Santa Rosa Wilderness

The United States Congress designated the Santa Rosa Wilderness in 1984 and it now has a total of 72,679 acres. This wilderness is managed by the Bureau of Land Management and the Forest Service.

The stark Colorado Desert, with its agave, ocotillo, and creosote, rises up boulder-strewn and eroded canyons to chaparral, juniper, and pine-covered ridges. Elevations change drastically from just above sea level to over 7,000 feet. Seemingly desolate and inhospitable, the Santa Rosa Mountains are laced with deep washes and shallow drainages. Several riparian streams flow year-round. Blistering summer heat is sometimes relieved by thunderstorms that send torrents of water down the sandy washes. Many of these regions are important lambing sites for bighorn sheep; in fact, the mountains support the largest herd of rare peninsular bighorn sheep in the United States. Coniferous forests high in these mountains provide habitat for mule deer, while the desert below houses numerous reptiles including the desert slender salamander. Great horned owls soar in the night skies, and falcons and eagles nest and forage throughout the Wilderness.

Campfires are not allowed within the Wilderness. Gas stoves are allowed, with a free California Campfire Permit. Please practice Leave no Trace ethics.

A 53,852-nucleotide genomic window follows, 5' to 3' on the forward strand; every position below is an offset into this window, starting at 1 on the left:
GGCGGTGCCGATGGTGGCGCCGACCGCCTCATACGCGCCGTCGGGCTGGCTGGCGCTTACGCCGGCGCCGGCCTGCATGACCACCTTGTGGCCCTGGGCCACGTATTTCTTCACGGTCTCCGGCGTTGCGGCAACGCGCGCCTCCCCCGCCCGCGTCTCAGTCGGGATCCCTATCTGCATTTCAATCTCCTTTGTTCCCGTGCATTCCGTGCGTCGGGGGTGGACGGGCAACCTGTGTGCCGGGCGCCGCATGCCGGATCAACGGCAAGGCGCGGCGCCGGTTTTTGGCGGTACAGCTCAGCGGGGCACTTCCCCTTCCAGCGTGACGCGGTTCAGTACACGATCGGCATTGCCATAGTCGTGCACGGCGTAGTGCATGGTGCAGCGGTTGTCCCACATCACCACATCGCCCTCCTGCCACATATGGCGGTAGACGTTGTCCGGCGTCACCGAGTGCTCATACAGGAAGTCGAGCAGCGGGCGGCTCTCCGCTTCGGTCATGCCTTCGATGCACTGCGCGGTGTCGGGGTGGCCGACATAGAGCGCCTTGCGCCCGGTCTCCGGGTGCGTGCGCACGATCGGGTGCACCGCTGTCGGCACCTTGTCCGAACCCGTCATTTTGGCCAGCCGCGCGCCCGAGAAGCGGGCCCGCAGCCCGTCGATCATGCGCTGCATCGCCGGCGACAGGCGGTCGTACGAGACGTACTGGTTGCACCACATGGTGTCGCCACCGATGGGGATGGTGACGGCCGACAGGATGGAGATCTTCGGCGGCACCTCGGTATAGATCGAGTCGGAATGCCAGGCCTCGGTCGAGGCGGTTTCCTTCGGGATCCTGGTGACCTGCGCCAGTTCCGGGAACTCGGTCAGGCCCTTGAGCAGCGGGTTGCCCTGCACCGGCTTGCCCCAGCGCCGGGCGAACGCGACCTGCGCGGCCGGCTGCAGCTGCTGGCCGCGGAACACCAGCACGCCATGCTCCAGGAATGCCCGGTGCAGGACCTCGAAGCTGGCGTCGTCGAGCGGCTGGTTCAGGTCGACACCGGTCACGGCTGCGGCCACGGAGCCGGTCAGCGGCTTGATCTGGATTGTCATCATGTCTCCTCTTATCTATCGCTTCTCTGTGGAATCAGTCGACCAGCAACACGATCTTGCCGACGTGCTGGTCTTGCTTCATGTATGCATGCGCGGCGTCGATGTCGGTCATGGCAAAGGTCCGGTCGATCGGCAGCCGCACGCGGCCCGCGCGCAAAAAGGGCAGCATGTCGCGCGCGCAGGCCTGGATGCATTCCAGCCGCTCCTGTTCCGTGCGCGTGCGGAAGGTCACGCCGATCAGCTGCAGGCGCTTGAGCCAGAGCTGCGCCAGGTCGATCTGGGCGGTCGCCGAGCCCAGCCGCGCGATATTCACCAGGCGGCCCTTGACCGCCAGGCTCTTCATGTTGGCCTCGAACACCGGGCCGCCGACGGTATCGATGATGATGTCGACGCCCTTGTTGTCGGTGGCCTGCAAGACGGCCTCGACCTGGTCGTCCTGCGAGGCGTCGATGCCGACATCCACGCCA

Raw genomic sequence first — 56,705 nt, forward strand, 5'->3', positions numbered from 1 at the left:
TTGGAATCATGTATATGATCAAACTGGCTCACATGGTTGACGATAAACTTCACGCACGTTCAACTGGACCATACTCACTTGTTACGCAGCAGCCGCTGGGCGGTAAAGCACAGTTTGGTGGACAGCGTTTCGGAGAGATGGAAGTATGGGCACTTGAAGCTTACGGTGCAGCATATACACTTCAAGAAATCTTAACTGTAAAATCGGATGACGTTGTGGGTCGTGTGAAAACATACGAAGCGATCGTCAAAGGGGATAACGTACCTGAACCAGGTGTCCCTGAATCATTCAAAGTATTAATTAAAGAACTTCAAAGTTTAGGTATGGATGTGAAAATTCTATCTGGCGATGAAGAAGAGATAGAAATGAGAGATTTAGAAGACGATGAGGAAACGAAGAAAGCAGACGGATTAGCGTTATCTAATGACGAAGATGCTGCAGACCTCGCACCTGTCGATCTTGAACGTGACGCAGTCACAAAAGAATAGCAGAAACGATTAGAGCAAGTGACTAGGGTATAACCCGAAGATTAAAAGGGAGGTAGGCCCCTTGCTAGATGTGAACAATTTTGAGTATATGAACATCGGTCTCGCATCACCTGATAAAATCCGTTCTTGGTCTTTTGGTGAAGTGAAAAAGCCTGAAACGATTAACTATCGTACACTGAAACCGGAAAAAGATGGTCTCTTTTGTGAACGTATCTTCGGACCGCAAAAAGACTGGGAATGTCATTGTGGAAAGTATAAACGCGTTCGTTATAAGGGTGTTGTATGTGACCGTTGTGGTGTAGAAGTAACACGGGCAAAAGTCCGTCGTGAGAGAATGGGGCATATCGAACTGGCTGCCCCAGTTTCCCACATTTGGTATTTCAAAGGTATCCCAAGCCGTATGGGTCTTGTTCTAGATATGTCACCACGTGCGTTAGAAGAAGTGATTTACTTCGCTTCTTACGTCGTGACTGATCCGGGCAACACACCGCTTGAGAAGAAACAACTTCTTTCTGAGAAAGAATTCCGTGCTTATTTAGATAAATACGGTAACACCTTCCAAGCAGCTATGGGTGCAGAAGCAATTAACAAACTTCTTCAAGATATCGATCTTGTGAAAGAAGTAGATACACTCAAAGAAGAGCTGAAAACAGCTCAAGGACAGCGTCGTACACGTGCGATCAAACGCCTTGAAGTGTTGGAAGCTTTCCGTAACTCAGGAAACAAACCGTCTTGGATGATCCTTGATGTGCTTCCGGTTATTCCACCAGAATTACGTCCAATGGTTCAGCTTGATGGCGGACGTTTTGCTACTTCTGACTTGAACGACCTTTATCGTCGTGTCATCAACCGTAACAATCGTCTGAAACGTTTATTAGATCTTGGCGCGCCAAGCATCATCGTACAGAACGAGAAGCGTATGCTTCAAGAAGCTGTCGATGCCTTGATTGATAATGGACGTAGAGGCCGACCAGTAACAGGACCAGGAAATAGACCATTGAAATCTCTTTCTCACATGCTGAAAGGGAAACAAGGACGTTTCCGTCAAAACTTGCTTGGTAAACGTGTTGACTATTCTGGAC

The primary access into the Wilderness is the 9.5-mile Cactus Spring Trail (5E01). From Highway 74, across from the Pinyon Flats Campground, take the road south to the designated parking area (also for Sawmill Trail), just before the Pinyon area Riverside County Transfer Station. Take the access trail on the east end of the parking area and look for the trailhead sign. To enter the Santa Rosa Wilderness register at the sign-in box a short way beyond the trailhead sign, this is your Wilderness permit. A high desert trail, it begins in Pinyon Flat at 4,000 feet descending 2.5 miles to Horsethief Creek then continuing 2 miles to the spring that is difficult to find, the trail is fairly easy to follow to this point. The trail continues another 15 miles to Martinez Canyon and Highway 86 in the low desert and may be very difficult to follow. Much of the trail is within the Santa Rosa and San Jacinto Mountains National Monument.

For more information, please contact:
Santa Rosa and San Jacinto Mountains National Monument Visitors Center

51500 Highway 74
Palm Desert, CA 92260

1-760-862-9984